NEW HAMBURG, Mo. -- When asked what makes the annual New Hamburg Picnic so special, event chairman Nathan Dirnberger didn't have to think long before answering.
"It's just good, small-town fun," he said. "It's a good atmosphere, and everybody is always happy."
This year's picnic is set for 5 to 11:30 p.m. Friday and 3 to 11:30 p.m. Saturday in the farming community in the hills of Scott County. The two-day event is an annual fundraiser of the town's only church, St. Lawrence.
"It brings everything back to the basics," Dirnberger said of the festivities.
A home-cooked dinner serving almost 950 people is from 4 to 7 p.m. Saturday in the church's parish center. Fried chicken, chicken and dumplings, roast beef and gravy, buttered potatoes, cabbage and cucumber slaws and fresh tomato slices are included in the menu.
According to dinner organizers, to prepare the dinner, kitchen help use 260 pounds of kettle beef, 800 pounds of chicken, 200 pounds of hens (used for dumpling broth), 33 dozen eggs (to make dumplings), 300 pounds of potatoes, 20 gallons of corn, 24 gallons of green beans and 130 pounds of cabbage for slaw.
The cost is $8 for adults; $4 for children ages 6 to 12. Children 5 and younger eat free.
"The picnic is so important to the town," said Chris Grojean of New Hamburg. "It's a time we can catch up with people we don't see often -- even those of us who live in town. We work and don't always get to see each other. The picnic is about the only time we really see and do something together, and it brings everybody back together."
In addition to the homemade dinner on Saturday, freshly smoked pork for sandwiches and potatoes cut into curly fries are popular food choices on the picnic grounds both nights, Grojean noted.
Grojean, who is the chair the New Hamburg-er Stand, estimated about 300 pounds of beef in hamburgers and about 200 pounds of pork is used during the weekend. New Hamburg resident and caterer David "Coop" Dirnberger smokes the pork for the barbecue sandwiches.
The annual event is documented as occurring back to at least 1903. There were also at least two time periods over the years when the picnic wasn't offered. It was suspended in 1942 due to World War II and resumed in 1948.
According to church documents, the picnic also stopped somewhere around 1969-1971 and returned with a festival in 1972. By 1973, the event was held on Friday nights and eventually put on Friday and Saturday, which is how it is today.
Picnic co-chair Jewell Moore recalled when the picnic used to take place on the parking lot across the street from the church.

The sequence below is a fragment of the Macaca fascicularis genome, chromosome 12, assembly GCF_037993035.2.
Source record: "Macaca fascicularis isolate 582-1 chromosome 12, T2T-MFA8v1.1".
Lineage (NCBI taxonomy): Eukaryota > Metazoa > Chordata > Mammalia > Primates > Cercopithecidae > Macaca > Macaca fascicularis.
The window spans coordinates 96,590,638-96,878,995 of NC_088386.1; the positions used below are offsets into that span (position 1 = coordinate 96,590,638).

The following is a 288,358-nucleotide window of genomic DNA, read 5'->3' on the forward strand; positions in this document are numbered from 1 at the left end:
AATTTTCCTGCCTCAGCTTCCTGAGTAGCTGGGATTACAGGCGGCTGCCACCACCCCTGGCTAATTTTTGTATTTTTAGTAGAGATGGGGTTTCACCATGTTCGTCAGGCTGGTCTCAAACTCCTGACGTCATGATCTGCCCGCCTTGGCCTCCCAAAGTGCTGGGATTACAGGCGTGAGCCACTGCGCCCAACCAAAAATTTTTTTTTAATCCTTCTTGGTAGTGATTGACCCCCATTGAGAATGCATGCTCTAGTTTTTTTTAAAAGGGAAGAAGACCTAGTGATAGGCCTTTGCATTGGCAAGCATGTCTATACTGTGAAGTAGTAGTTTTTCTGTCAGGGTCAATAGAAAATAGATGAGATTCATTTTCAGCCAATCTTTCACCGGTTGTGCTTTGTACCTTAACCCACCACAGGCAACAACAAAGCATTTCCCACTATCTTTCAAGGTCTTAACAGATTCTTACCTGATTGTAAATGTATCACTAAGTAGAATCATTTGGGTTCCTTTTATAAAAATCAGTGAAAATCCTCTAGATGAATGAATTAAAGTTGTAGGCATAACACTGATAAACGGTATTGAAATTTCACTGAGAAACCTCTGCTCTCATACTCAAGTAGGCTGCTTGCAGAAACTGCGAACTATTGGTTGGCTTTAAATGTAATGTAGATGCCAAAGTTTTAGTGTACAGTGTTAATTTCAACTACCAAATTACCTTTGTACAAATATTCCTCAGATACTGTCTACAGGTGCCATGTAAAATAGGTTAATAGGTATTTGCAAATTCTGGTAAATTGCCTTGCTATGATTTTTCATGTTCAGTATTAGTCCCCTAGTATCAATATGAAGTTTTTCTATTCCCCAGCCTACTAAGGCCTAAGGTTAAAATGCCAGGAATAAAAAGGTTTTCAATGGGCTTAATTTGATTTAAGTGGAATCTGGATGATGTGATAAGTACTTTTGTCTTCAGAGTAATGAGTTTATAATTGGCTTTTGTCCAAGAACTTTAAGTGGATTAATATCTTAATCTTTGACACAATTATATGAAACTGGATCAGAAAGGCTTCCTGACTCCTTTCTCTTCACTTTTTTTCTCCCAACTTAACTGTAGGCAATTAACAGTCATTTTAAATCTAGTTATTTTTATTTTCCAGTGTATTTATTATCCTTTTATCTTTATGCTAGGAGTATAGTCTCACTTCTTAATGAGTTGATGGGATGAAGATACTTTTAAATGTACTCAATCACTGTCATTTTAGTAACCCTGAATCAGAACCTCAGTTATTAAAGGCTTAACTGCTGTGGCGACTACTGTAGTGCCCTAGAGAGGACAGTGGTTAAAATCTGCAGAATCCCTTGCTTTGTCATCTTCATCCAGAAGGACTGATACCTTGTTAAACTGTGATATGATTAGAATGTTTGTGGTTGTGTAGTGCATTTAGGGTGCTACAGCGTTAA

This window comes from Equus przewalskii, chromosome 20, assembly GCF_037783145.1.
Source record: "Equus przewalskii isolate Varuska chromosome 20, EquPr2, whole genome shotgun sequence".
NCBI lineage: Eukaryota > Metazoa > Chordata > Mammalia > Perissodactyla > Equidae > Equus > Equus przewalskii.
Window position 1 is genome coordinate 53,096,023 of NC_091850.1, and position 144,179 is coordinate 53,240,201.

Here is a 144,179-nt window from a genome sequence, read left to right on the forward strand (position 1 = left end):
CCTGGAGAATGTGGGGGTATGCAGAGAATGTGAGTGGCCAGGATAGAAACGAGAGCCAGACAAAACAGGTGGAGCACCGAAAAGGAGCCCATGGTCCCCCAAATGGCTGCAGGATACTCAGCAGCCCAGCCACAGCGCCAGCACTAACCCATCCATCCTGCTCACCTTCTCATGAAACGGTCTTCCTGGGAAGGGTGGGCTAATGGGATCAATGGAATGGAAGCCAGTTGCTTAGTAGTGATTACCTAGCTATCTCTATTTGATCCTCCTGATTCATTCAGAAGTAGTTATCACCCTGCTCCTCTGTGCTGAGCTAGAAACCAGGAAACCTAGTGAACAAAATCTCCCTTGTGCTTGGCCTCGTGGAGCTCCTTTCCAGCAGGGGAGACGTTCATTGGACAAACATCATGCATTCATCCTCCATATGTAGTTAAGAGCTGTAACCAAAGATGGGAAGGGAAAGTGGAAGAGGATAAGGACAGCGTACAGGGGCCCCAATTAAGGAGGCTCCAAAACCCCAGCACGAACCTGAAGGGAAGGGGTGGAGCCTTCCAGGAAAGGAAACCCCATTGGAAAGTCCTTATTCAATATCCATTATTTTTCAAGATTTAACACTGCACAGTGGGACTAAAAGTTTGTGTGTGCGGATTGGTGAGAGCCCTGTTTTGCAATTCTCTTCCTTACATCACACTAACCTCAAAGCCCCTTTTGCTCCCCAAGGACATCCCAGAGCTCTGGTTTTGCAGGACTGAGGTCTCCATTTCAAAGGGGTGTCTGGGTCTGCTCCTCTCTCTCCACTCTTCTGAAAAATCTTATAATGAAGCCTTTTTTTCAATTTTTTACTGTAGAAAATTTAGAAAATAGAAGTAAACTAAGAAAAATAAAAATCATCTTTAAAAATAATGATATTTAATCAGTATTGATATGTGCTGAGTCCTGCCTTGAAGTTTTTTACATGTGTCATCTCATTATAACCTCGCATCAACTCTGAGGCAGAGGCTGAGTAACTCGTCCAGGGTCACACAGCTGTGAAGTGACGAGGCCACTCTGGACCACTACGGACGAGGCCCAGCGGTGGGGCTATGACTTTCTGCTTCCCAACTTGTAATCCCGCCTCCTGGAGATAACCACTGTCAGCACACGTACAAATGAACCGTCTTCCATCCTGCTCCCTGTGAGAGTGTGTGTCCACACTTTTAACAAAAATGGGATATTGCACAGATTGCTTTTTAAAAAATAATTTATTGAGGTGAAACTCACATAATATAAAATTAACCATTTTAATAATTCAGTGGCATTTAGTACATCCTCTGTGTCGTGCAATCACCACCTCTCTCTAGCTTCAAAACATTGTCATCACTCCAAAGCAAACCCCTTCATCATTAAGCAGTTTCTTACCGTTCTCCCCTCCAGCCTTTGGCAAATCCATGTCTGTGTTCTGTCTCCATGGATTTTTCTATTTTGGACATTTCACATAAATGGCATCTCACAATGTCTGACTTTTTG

"We had 10 stands on that parking lot which was gravel back then," said Moore who has attended every picnic for the past 46 years, which is how long he's been married to his New Hamburg native-wife, Pat.
To spread out the event and accommodate the increasing crowd, it was moved to the town's ball field, which sits just below the hill from the church, Moore said.
Activities scheduled for later Saturday are turtle races at 6 p.m. and a children's tractor pull at 7 p.m.
Turtle races chairperson Terri Stuckey said the adults get a kick out of the races just as much as the children.
"The adults -- even the ones who don't have children participating -- like to watch," Stuckey said.
Stuckey said she typically has between 25 an 35 entrants each year. Ten turtles are placed in a heat, and the number of heats depends on the number of entrants, she said.
In each heat, turtles start in a circle and after a "1-2-3...go!" count, the turtles are released by the child, and the first one out of the circle is the winner of that heat, Stuckey said.
"I usually have crowd participation, and it's so crowded, I can't see the whole circle," Stuckey said. "I usually have three or four adults serve as spot judges and see which one crosses the line first."
Typically, first and second place winners advance to the final heat, which results in the top winners, who receive cash prizes.
"It is interesting to see how the turtles will react,"Stuckey said. "Sometimes the ones that are most active and trying to crawl out of the buckets before the races fall asleep in the circle."
Stuckey said each participant ages 14 and under should bring their own box turtle and register about 15 minutes before the 6 p.m. race.
Both nights include refreshments, carnival-type games for children and adults, including a petting zoo, Plinko game, ring toss game and dart game. A bingo stand will be offered to players 16 years and older.
This year's petting zoo will feature baby pigs, miniature donkeys, miniature horses, haired sheep, puppies, kittens, goats and bottle-fed calves.
In other entertainment, a washer tournament is set for 6:30 p.m. Friday on the ball field, where a horseshoe tournament is slated for 1 p.m. Saturday.
Floyd Klipfel, who co-chairs the soda stand with his wife, Carol, said he enjoys the picnic. He estimated he's attended the picnic every year for the past 60 or so years.
"It's been a tradition," Klipfel said.
Dirnberger, who is 32, also said he couldn't recall ever missing a picnic.
"It's something you write on the calendar from year to year," Dirnberger said.
As a child, attending the picnic was always better than going on any vacation, Dirnberger said.
"Once you got there, you didn't want to leave, and when you did have to leave, you couldn't wait for it to come again the next year," Dirnberger said.
Now a father of two small children, Dirnberger said his goal is to keep the picnic going so his and other children in the community can enjoy it the way he always has.
Grojean said the picnic is priceless.
"Even if we broke even (with this church fundraiser), I think we would still have this picnic," Grojean said. "What everyone gets out of attending is worth more than anything money can pay for."
New Hamburg, MO